Throughout the entire course of my FYP journey thus far, I had ongoing troubles trying to focus and stick to a single good idea. Often, I oscillated between various ideas and concepts, at times nearly settling for a topic but ultimately was unable to fully commit to any.
For once, I still feel inclined towards my chosen topic of continuity, and I can see myself working towards it. However, due to difficulties in thinking of the best idea, or installation product which would reflect the idea, I have decided to make continuity into a theme which I would actively study through my work.
Exploring the Idea
I did mention of the continuity of time, or rather, presence in my previous post, and tried to translate it into objects – firstly, through organic objects – plants, flowers and whatnots, within a physically enclosed space eg. boxed up cube, or through simpler kinetic motions (swinging a pendulum, or strings in circular, repetitive motions).
However, I still felt that these methodologies, though were to some extent able to express my idea sufficiently enough, felt lacking and was not ‘true’ to myself. At the same time, most ideas felt as though they had a ‘statement’ to respond towards, rather than circling and slowly delving, and exploring this dubious topic of continuity.
Thus, I decided to latch onto this thought and express it systematically: a Study on (the theme of) Continuity.
Exploring the Medium
Concurrently, I found myself attracted to this idea of a robotic arm, who, through replicating a human motion, could be doing a ‘performance art’ on behalf of an actual human person. At the same time, using a robotic arm meant that this continuity could be forcefully implemented and maintained for however long I wanted.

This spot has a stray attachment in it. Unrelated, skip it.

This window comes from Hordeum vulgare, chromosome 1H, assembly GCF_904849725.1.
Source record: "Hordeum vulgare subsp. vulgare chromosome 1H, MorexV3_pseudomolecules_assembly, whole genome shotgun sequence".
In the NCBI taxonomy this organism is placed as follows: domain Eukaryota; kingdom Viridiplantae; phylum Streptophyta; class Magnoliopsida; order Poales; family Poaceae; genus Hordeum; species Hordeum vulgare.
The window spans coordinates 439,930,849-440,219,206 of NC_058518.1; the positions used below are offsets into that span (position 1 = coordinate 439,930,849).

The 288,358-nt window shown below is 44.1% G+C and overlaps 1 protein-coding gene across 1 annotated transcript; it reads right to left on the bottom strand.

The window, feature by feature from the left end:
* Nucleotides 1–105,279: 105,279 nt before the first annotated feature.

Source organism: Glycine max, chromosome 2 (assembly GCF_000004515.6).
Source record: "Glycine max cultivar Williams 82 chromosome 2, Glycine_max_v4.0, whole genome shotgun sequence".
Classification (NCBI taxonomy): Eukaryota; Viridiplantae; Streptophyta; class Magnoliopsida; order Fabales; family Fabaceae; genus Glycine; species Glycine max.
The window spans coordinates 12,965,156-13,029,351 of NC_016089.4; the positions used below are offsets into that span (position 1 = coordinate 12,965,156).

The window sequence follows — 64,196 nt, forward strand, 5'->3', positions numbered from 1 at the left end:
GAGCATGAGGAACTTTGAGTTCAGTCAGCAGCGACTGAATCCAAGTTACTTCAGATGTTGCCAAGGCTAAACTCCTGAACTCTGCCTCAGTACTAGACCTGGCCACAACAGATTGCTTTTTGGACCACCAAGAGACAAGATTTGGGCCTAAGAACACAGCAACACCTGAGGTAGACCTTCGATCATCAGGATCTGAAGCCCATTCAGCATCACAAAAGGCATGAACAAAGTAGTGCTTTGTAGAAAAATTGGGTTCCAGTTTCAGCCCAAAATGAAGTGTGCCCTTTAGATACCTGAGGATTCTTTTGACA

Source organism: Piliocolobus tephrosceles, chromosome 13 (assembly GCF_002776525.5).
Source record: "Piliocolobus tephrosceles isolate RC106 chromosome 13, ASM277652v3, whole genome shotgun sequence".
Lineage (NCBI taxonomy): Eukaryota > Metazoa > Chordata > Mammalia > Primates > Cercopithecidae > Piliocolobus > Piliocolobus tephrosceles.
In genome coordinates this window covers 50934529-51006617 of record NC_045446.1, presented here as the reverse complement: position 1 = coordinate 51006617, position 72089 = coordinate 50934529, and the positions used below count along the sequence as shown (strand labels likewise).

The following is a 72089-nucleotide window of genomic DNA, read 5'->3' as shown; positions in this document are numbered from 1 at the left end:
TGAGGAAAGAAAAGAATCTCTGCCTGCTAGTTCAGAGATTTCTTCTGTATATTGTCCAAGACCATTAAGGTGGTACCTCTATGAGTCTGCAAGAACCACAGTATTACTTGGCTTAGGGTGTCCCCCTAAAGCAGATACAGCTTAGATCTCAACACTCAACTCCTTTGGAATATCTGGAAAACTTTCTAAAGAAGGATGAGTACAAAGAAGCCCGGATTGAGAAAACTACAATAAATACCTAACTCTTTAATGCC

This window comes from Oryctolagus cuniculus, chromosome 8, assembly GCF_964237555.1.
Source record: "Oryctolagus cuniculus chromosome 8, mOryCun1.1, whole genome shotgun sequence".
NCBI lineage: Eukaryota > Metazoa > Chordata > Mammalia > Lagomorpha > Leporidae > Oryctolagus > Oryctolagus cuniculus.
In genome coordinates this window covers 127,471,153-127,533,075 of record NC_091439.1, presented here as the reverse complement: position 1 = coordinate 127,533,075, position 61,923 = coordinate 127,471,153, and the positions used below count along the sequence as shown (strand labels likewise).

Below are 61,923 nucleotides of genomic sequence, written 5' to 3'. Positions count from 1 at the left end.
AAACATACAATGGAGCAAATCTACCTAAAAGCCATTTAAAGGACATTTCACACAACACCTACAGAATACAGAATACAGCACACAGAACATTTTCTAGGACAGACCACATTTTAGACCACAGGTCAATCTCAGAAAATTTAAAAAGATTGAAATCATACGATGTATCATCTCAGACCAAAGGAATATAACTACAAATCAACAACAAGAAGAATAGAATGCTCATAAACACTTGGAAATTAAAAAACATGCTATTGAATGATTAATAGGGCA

At the same time, I was hooked onto the idea of the moss (based on actual moss gardens I have seen) as being a living creature, but at the same time, it evokes a sort of tranquility that echoes the exact sentiments I found within the subject of Continuity and wanted to bring across in my artwork.
Thus, I decided upon a working idea, of containing the box within a glasshouse/terrarium setup (picture above), and incorporate the robotic cyclic arm into the setup.
Originally, I wanted the study of continuity to be expressed using a few different objects (eg. 3-5), each object exploring a different theme. These objects would then be scattered around the room, and the space would be one resembling an experimental lab.
However, I acknowledge that time is not on my side so I decided to just go big on one particular, singular machine which I have always been keen on.
Presenting… my moss machine (for the lack of a better title at the moment)!
With reference to the previous picture: the moss will be placed in the tray, while a rotating system will continually rotate the moss.
It serves to critique the continuity of time, through rotating a living object (the moss), despite, appearance wise, the moss looking like a non-living object. This ties in with the idea that continuity is always present, but not always acknowledged and recognised. This study tries to extenuate the idea, and present it – as it is – to the audience.
What worried me the most, was the mechanics of the system. I thus made a mock up with paper!
However, there definitely were areas to improve on – such as the hinges had to work smoothly enough, sufficient support had to be accorded to the trough.
I’ll continue to work on it this week!
One thought on “FYP Concept (FYP18)”
Tanya, I can see a steady progression through concept to realization and the beginnings of execution. I think you are always carefully thinking things through, and I am glad to see you have reached this stage of the project. It’s important, as I have mentioned to keep pushing forward without turning back when you your time is beginning to run short on the project.
I like the idea of continuity and all of its manifestations. And I am particularly interested in what you are saying about the “performative” aspect of the human element, essentially mechanizing the work as automata: a perpetual machine that works cyclically and endlessly. And I see you are finding ways to integrate both the machine workings as well as the growth of a living element (moss), forming a cycle of life (and death?). Do you think at some point the moss will begin to wither away as some kind of closure to cycle?
Please keep documenting as you go along and I will continue to comment. Good work!